On 5 June, the only functioning hospital in Derna was reportedly hit by mortar shells, the report adds, forcing the hospital to close. Due to this, citizens in Derna had no access to health care facilities as this was the only functioning one. The closest functioning health care facility is 26 km away in Martuba.
Following the closure, the Deputy of the Ministry of Health of the Interim Government announced on 11 June that two primary healthcare centres (Bab Tobruk and Al Sahel) as well as the hospital will gradually resume function. He asked health workers in those health facilities to start returning to work. The hospital started functioning on 11 June with limited health personnel and the surgical department was reopened. Furthermore, Al Najah private hospital Al Najah and Al Manar Clinic in Al Sahel area will be used for maternal health. In addition, nearby hospitals in Kirsa and Soussa have been equipped and are ready to receive patients, the report says.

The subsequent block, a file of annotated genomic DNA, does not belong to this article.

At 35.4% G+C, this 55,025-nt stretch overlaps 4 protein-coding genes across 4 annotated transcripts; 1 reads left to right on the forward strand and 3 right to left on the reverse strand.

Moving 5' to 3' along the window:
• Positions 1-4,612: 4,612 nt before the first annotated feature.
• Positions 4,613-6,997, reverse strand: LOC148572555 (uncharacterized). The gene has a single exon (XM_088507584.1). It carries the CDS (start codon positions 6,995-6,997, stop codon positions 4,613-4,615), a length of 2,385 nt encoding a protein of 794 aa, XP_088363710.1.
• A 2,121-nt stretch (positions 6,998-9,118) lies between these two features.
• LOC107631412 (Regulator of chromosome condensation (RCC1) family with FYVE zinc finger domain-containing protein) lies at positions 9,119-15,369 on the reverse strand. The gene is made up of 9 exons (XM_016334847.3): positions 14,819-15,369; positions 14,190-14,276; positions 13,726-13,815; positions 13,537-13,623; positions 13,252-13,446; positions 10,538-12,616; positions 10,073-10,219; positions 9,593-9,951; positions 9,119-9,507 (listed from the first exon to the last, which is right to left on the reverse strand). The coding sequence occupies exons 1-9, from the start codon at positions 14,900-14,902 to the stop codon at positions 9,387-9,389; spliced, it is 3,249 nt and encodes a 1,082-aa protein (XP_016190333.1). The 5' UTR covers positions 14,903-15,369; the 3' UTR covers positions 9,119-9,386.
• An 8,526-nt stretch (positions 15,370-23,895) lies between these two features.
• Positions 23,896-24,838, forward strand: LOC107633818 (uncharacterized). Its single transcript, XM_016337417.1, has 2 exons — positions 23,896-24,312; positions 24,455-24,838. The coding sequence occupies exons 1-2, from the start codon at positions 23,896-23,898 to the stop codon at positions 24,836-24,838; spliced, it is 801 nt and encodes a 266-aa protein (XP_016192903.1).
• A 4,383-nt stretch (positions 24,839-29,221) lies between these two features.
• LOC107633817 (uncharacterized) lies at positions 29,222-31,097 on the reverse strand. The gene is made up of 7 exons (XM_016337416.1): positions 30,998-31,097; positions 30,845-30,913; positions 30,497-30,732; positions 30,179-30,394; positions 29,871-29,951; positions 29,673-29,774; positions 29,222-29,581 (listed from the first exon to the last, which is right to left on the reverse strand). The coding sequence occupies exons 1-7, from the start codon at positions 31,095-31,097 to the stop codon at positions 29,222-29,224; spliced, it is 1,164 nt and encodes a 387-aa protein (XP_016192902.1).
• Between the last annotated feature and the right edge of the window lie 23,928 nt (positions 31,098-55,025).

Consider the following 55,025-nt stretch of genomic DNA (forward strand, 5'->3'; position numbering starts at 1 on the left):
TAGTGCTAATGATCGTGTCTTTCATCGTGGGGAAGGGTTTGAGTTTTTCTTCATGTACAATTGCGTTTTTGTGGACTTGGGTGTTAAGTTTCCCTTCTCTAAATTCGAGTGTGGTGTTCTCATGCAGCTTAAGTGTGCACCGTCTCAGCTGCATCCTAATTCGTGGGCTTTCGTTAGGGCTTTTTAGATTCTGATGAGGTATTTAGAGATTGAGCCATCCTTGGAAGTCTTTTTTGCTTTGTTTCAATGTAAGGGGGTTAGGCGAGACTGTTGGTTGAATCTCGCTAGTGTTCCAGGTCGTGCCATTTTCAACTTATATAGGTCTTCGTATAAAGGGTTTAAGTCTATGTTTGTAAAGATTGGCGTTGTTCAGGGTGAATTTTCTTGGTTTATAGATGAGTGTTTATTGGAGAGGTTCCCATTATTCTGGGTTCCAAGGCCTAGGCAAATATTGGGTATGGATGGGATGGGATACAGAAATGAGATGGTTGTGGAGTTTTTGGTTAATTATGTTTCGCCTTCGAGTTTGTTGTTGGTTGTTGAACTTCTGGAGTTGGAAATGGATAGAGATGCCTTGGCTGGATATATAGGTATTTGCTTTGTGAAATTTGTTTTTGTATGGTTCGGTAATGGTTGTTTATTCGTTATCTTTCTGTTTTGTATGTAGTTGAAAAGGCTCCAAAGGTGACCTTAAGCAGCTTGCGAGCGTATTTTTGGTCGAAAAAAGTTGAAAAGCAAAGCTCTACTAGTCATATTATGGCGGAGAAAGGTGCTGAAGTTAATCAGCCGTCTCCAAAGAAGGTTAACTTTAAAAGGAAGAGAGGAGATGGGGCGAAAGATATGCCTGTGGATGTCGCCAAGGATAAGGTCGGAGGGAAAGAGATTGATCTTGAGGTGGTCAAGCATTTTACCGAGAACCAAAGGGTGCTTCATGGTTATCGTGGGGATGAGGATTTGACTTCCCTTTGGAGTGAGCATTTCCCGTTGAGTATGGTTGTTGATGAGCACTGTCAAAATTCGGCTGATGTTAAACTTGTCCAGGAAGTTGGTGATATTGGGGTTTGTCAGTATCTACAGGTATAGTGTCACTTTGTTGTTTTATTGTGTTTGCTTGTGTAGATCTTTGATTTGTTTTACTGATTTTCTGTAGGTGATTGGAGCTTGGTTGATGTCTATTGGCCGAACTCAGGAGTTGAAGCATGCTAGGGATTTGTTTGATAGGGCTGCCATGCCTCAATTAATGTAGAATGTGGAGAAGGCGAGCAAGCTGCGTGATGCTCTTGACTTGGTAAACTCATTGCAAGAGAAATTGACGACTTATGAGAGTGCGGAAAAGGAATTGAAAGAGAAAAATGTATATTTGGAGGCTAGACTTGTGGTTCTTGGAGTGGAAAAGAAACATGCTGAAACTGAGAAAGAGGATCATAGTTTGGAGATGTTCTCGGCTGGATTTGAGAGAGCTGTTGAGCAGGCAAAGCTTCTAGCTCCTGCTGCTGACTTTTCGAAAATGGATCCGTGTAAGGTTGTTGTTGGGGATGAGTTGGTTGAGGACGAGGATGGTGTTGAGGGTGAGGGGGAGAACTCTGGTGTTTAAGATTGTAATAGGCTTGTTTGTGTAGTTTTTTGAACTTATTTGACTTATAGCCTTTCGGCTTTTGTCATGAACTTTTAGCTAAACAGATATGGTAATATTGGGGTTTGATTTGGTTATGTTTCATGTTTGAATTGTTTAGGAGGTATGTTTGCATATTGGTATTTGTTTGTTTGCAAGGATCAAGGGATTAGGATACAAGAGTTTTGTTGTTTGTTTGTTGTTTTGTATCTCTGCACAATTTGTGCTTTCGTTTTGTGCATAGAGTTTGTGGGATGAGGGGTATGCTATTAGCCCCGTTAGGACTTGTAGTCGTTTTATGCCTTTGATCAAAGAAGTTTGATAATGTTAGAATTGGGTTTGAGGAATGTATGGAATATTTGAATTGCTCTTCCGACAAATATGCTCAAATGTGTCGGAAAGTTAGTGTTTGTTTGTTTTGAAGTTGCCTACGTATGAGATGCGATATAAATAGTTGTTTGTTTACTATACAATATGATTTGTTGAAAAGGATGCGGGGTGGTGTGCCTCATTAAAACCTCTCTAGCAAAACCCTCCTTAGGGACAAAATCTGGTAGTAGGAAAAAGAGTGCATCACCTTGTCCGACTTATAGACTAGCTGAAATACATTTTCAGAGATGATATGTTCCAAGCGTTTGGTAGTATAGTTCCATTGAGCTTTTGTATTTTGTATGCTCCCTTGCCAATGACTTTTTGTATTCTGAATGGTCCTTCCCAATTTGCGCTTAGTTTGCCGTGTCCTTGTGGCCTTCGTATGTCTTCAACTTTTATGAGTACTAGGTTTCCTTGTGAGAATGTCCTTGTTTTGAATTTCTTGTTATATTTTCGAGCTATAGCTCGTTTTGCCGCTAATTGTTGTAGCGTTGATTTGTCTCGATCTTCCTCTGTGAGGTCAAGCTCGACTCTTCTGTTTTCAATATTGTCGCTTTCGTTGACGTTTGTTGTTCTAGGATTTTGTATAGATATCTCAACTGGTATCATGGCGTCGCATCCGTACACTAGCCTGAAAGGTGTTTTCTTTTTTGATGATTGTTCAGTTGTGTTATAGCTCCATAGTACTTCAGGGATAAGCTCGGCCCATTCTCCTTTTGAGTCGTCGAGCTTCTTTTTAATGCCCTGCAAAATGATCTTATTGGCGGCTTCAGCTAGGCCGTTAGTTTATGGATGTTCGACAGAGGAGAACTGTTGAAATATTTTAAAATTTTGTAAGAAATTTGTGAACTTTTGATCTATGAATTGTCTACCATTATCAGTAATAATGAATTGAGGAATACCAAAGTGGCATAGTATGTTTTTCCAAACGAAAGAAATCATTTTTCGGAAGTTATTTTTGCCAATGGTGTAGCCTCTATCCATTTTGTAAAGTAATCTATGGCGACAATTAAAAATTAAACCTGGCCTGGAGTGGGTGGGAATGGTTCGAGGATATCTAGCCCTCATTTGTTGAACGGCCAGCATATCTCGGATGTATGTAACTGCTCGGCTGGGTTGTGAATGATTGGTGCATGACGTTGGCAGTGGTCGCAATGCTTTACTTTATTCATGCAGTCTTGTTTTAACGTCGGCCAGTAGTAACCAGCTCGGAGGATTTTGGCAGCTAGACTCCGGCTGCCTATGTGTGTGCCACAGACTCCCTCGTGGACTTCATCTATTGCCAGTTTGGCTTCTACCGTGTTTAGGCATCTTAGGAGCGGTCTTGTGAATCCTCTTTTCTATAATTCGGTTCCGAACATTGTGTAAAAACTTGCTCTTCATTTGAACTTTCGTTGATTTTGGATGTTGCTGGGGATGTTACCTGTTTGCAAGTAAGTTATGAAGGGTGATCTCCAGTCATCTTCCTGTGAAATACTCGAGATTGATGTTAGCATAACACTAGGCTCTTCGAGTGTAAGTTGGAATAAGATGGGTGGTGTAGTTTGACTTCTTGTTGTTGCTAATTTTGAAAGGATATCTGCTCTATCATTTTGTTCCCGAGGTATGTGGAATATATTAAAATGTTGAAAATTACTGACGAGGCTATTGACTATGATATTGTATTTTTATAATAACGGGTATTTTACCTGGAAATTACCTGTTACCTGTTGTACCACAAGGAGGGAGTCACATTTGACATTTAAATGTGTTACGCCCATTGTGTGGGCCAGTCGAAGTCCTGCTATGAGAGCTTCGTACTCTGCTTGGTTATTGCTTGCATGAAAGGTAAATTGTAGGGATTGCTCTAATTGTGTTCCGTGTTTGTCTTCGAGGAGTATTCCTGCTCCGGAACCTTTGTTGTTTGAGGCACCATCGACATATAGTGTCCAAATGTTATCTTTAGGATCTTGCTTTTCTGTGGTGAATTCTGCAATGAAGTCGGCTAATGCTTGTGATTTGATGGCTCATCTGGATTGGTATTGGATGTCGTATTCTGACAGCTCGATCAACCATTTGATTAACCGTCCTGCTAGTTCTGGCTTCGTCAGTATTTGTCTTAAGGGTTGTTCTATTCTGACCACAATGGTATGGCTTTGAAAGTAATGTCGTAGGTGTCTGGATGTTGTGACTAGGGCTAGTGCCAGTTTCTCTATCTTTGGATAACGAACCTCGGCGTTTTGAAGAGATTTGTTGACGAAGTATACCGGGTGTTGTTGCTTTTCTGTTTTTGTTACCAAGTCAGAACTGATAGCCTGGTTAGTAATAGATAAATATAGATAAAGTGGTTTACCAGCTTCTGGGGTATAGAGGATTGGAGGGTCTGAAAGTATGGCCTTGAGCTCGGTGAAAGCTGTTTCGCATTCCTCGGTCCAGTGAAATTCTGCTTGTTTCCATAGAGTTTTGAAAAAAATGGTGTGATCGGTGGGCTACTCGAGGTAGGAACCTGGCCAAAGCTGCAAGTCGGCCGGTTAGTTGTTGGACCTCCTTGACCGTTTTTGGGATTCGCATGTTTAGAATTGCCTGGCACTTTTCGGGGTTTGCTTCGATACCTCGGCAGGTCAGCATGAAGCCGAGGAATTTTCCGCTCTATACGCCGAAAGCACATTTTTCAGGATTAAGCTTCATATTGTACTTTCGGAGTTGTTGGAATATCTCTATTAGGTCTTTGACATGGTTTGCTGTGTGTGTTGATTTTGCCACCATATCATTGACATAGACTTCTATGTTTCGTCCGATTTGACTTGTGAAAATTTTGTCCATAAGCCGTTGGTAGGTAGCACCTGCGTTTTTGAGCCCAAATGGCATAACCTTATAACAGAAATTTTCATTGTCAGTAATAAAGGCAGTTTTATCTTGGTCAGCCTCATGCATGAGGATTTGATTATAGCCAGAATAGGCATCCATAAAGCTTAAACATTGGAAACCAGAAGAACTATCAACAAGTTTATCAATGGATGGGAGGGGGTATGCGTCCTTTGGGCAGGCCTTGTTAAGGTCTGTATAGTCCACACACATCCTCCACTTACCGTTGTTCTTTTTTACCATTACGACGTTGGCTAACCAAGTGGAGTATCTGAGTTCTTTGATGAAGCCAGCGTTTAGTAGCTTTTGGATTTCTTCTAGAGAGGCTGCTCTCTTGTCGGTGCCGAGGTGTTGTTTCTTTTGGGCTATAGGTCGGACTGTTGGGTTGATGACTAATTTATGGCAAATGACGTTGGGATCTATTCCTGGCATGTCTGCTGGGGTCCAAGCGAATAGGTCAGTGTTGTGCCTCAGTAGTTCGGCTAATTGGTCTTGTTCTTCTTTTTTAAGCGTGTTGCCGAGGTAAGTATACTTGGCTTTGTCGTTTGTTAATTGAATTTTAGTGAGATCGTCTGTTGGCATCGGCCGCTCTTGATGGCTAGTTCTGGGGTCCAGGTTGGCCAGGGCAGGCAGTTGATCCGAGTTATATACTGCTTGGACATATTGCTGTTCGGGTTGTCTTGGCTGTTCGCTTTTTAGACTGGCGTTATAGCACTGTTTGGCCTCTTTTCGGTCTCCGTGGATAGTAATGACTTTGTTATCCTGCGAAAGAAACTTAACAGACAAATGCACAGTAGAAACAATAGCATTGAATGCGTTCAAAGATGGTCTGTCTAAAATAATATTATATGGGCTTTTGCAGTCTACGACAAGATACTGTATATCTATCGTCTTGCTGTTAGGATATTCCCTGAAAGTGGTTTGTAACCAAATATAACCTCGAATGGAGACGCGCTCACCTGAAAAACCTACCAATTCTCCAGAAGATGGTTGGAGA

With regards to the humanitarian overview, the report says that the humanitarian needs in the city are rapidly increasing, with severe shortages reported for medicine and medical supplies, but also food, water, fuel, and cooking gas. Residents reported that because of limited movement due to the ongoing clashes and the closure of markets, they have been unable to purchase basic food items as prices also considerably increased. Cooking gas remains to be unavailable in Derna, forcing residents to use alternative cooking methods such as outdoor clay ovens. There is a large shortage of milk, eggs, vegetables, meat, drinking water, flour and rice. Eighty per cent of the city’s electricity has returned after a power cut that lasted for two days, whilst water remains cut off to the 125,000 residents of the city.